Way beyond tourist
How many times have you picked up a memoir by some American or European nomad living the good life abroad, and wanted to toss the entire volume out the window after about, oh, two paragraphs?
You know the type of book: a self-congratulatory saga of how the middle-aged author, suffering from chronic First World malaise, cashed in his tech stocks, fled the L.A. or New York rat race and escaped to some exquisite little corner of Provence or Marrakech to raise organic squash, commune with natives and find Enlightenment.
Thankfully, “First Stop in the New World,” David Lida’s engaging and sanguine tour of the economic, social, cultural, political, culinary and sexual boulevards and back alleys of Mexico City, isn’t that kind of book.
An American journalist whose work has appeared in The Times, Lida has lived on and off in the hemisphere’s largest metropolis (population 8.6 million for the city proper, 22 million metro area) since 1990. He’s a perceptive, empathetic observer of his adopted home, and in non-showy, unflinching prose he sketches a charmingly idiosyncratic, yet remarkably comprehensive portrait of one of the planet’s most misinterpreted urban spaces.
Although “First Stop” is streetwise and up-to-date enough to serve as a tourist handbook, it’s much more than that. Lida has produced a veritable Guia Roja (as the local version of the Thomas Guide is called) of the city’s inner life, its pleasures, pathologies and beguiling habits.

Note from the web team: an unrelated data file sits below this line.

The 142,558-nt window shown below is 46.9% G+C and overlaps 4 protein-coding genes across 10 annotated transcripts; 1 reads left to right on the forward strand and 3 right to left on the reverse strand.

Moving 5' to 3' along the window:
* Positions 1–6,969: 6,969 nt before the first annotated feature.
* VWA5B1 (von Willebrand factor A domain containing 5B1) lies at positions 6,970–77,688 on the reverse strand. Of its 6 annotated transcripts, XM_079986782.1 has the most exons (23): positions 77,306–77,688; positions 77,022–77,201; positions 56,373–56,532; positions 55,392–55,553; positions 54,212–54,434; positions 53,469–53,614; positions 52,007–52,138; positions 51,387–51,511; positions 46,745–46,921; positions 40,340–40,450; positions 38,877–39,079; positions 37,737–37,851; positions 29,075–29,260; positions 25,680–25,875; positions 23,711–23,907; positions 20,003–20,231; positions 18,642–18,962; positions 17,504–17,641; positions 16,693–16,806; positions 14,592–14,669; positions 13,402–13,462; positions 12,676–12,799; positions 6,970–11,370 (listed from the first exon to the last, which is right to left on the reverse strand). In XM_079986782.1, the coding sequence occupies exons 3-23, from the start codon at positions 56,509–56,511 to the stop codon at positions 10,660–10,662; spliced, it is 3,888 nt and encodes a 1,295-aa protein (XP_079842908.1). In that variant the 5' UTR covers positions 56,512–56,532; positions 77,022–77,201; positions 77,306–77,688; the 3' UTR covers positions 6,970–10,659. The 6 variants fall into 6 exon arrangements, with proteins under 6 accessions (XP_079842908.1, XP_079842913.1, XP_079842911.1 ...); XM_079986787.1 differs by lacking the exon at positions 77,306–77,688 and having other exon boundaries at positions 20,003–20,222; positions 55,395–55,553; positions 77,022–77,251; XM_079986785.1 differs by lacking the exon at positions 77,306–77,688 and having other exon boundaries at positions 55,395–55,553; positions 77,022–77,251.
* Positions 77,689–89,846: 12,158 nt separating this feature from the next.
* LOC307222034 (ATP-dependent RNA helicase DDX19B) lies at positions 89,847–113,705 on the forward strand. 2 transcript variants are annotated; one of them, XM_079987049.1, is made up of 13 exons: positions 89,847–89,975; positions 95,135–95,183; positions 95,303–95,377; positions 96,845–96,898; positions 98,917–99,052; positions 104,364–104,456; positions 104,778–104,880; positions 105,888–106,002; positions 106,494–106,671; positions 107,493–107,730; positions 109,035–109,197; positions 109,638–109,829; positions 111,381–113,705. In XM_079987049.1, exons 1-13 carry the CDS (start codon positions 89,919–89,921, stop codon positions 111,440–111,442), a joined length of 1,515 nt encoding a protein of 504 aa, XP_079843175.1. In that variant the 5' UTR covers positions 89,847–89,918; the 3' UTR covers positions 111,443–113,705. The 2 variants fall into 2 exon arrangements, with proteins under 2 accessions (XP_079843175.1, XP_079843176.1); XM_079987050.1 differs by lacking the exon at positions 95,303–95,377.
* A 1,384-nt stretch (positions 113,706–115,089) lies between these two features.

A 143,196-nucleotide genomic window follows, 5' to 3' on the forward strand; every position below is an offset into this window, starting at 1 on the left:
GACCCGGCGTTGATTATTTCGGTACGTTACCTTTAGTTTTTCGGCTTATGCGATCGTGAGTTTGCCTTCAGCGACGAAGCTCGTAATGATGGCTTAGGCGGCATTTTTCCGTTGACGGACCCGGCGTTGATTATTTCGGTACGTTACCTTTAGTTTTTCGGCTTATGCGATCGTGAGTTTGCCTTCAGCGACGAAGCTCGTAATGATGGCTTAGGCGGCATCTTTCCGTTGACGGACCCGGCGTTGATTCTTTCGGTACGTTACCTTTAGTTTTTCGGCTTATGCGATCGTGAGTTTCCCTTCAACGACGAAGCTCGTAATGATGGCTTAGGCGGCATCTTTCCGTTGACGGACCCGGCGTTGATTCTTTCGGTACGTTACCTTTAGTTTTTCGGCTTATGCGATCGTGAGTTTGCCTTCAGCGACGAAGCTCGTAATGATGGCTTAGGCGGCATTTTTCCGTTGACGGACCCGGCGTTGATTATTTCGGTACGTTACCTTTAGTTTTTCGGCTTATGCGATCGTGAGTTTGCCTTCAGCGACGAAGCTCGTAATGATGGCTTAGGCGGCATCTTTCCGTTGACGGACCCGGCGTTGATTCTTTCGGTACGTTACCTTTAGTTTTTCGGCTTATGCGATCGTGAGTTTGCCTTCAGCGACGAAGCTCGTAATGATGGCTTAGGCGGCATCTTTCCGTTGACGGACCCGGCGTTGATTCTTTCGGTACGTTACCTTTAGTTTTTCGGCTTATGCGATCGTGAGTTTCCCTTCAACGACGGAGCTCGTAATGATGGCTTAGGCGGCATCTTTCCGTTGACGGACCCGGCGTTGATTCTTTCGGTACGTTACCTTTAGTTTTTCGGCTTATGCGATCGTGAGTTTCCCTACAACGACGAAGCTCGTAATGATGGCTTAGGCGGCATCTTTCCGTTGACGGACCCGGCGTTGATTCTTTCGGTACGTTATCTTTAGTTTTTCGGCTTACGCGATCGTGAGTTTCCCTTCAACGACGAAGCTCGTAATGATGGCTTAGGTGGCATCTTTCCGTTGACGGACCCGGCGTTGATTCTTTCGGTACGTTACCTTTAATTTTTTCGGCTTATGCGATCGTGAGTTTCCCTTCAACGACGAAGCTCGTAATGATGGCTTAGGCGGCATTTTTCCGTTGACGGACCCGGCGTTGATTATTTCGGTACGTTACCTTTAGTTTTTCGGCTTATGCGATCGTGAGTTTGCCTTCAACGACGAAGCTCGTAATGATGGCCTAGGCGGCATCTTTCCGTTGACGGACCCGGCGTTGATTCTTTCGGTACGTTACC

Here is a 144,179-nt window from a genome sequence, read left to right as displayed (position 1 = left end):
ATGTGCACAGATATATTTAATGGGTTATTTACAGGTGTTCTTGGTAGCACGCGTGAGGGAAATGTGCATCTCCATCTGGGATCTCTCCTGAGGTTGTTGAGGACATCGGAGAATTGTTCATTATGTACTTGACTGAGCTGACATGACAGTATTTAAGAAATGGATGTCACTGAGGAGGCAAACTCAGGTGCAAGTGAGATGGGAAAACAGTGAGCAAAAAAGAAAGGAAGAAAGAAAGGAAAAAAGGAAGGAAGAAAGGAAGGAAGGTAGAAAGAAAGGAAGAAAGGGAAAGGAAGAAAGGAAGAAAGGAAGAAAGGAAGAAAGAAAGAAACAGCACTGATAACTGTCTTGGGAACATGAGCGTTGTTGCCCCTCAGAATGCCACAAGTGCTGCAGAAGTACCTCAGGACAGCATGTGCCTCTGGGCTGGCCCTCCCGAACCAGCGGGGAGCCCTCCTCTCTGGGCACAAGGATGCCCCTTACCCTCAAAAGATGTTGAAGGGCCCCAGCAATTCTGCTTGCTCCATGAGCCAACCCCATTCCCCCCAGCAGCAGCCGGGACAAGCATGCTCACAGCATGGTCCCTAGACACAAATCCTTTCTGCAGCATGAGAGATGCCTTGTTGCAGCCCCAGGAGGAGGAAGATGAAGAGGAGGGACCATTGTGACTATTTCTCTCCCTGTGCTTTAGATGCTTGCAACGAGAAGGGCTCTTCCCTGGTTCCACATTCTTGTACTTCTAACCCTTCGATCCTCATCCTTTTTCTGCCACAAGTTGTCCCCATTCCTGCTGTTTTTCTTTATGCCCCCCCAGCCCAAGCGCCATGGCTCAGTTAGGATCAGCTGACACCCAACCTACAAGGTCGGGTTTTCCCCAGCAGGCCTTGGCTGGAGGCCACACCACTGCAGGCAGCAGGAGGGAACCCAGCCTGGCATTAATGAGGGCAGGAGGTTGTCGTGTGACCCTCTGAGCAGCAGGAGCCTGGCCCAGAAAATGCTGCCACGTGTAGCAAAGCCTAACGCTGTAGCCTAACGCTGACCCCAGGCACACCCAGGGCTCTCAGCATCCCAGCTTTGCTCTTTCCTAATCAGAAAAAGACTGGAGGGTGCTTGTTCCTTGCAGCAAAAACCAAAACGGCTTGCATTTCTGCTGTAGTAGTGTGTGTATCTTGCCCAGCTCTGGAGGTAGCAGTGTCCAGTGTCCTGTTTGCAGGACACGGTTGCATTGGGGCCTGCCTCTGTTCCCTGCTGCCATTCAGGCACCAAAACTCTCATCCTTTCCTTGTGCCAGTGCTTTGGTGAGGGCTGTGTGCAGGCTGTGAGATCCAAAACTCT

But what distinguishes this book is the author’s way of unobtrusively but insistently looping back to the grim social realities that occasionally taint even the nicest aspects of living in Mexico City: widespread poverty, intractable corruption and multipronged discrimination -- by gender, ethnicity and, above all, class. Lida never lets his First World readers forget that the economic advantages (cheap labor, low rents) that make Mexico City appeal to foreigners as a substitute for Manhattan or Madrid are achieved at the expense of the capital’s impoverished masses, about 65% of whom live near, at or below the poverty line.
An ancient hub comprising multiple strata of civilizations (pre-Columbian, colonial, postmodern), Mexico City has an old soul and a pulsing Aztec heart. Lida dispenses in a few brisk paragraphs with the first 700 years of the city’s history.
Readers curious about Cortes’ conquest of the beautiful lake-bed city of Tenochtitlan, the equal in its day of Byzantium or Florence, are advised to turn to Jonathan Kandell’s indispensable “La Capital.”
Lida instead trains his gaze on the contemporary city. We hop aboard a toxin-spewing pesero (micro bus) in a superb chapter on transportation, “Getting Around,” and get a feel for the city’s vida cotidiana, the daily life that Mexicans experience but many visitors miss.
Along the way we meet such memorable chilangos (Mexico City dwellers) as Raul the philandering cab driver; Paty, the pragmatic fichera (ficheras are “closer to geishas than prostitutes,” Lida assures us); and Anabel Ochoa, the radio sex talk-show host who “could be a character in an Almodovar movie.”
If you’re sensing an erotic subtext here, you’re not wrong. But Lida uses his frequent excursions into Mexico City’s collective libido to make a bigger, more subtle point about identity.